Semantic codes constitute the world (or parts of it), not in a mechanistic “cause-and-effect” sense but through another type of linkage. This article explores some of the semantic code, the “semantic DNA,” of mainstream neoclassical economic development policy thinking and writing and looks at what that mode of thinking incorporates into its discourse as “social.” The various forms of the “social” in economics discourse add up, from a sociologist’s viewpoint, to disappointingly little: they mainly consist of a miscellaneous set of noneconomic aspects that mainstream economic thinking can use to blame for the policy-performance gap between what such thinking promises and what it often actually delivers.
Seventeen Sightings of the “Social” in Economic Development Policy Writing
James G. Carrier
Recently anthropology has experienced an intellectual crisis of confidence, a sense that the discipline has lost its way, and an institutional crisis, a loss of resources following the financial crisis. Together, these crises provide a perspective that helps us to make sense of what preceded them. This article argues that both crises are signs of the failure of the neoliberalism that rose to prominence in the 1980s, both as a foundation for public policy and as an important, though unrecognized, influence on elements in anthropological thought. It focuses on that influence. It does so by describing some of the changes in anthropological orientation since the 1980s. Prime among these are the loss of disciplinary authority, the solidification of the focus on culture at the expense of a focus on society, and the rejection of systemic theories of social and cultural order. It is argued that, together, these changes have left anthropologists with no critical perspective on the world, just as the ascendance of neoclassical economics left economists with no such critical perspective.
Theorizing the Social
According to Leisering in his editorial in this journal, the idea of the “social” not only concerns social services as found in textbooks on social policy, it also “reflects a culturally entrenched notion of the relationship between state and society – a recognition of the tension between the ideal of political equality and socio-economic inequality, and of a collective responsibility by the state for identifying and redressing social problems” (Leisering 2013: 12). Theorizing “social quality” began in Europe at the end of the 1990s, in reaction to the increasing tendency to reduce the European Union’s operation to an “economic project.” In an ideological sense this reduction was legitimated by decoupling the economic dimension from the socio-political and sociocultural dimensions and leaving the latter two to the authority of the EU member states. The presupposition on the part of neoclassical economics and mainstream political and sociological studies of a duality between “the economic” and “the social” paved the way for this move. Therefore social quality scholars started to theorise ‘the social’ anew to go beyond the duality of the economic and the social In practice, nation-based policies became subordinated to the European-oriented financial and economic politics and policies that were being used to address the globalization of production and reproduction relationships (Beck et al. 1997). This shift became seriously strengthened by the revolutionary development and application of new communication technologies.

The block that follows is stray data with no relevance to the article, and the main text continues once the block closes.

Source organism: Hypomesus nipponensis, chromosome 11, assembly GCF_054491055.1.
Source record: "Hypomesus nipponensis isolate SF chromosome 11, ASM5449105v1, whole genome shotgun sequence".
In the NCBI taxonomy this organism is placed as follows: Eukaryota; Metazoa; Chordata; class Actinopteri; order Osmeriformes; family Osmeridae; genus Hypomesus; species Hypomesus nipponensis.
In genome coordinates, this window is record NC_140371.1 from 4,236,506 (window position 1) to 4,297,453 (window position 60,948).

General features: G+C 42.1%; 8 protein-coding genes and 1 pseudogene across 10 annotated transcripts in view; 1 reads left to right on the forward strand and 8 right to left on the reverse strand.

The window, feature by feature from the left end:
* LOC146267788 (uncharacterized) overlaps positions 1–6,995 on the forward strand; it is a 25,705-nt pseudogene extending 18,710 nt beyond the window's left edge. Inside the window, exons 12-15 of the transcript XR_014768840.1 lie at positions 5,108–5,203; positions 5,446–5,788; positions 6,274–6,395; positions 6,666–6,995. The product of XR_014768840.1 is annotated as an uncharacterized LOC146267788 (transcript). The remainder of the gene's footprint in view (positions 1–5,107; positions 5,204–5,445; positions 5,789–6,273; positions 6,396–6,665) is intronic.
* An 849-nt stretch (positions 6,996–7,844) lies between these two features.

Karen M. Sykes and Felix Stein
of Gudeman’s scholarship into an original model of economic activity, which differs explicitly from conventional accounts of neoclassical economics and political economy. Drawing on his research with marginalized groups in Panama and the highlands of
the ‘economistic fallacy’ as the Smithian ‘error’ imbibed by neoclassical economics of ‘equating the human economy in general with its market form’ ( Polanyi 1977: 6 ). In making their case for the historical specificity of capitalism, both Graeber and
Insights gained from a cross-border perspective
Alejandro Yáñez-Arancibia and John W. Day
of absolute scarcity and infinite substitutability central to neoclassical economics are fundamentally flawed will no longer work in an age of growing scarcity and climate change. Humans live with the same basic rules as all our fellow species on
MOOCs, academic labour and the future of the university
Michael A. Peters
double perspectives help to clarify the value and meaning to be accorded to the notion of ‘labor’, and specifically to ‘digital labor’? Is there a challenge inherent in new forms of social cooperation in digital networks to classical and neoclassical
A Model Reconsidered
and practices, arguing that German experiences showed what not to do. Based on understandings of causality associated with neoclassical economics and public choice theory, 22 moral commitments to individual responsibility 23 and skepticism of human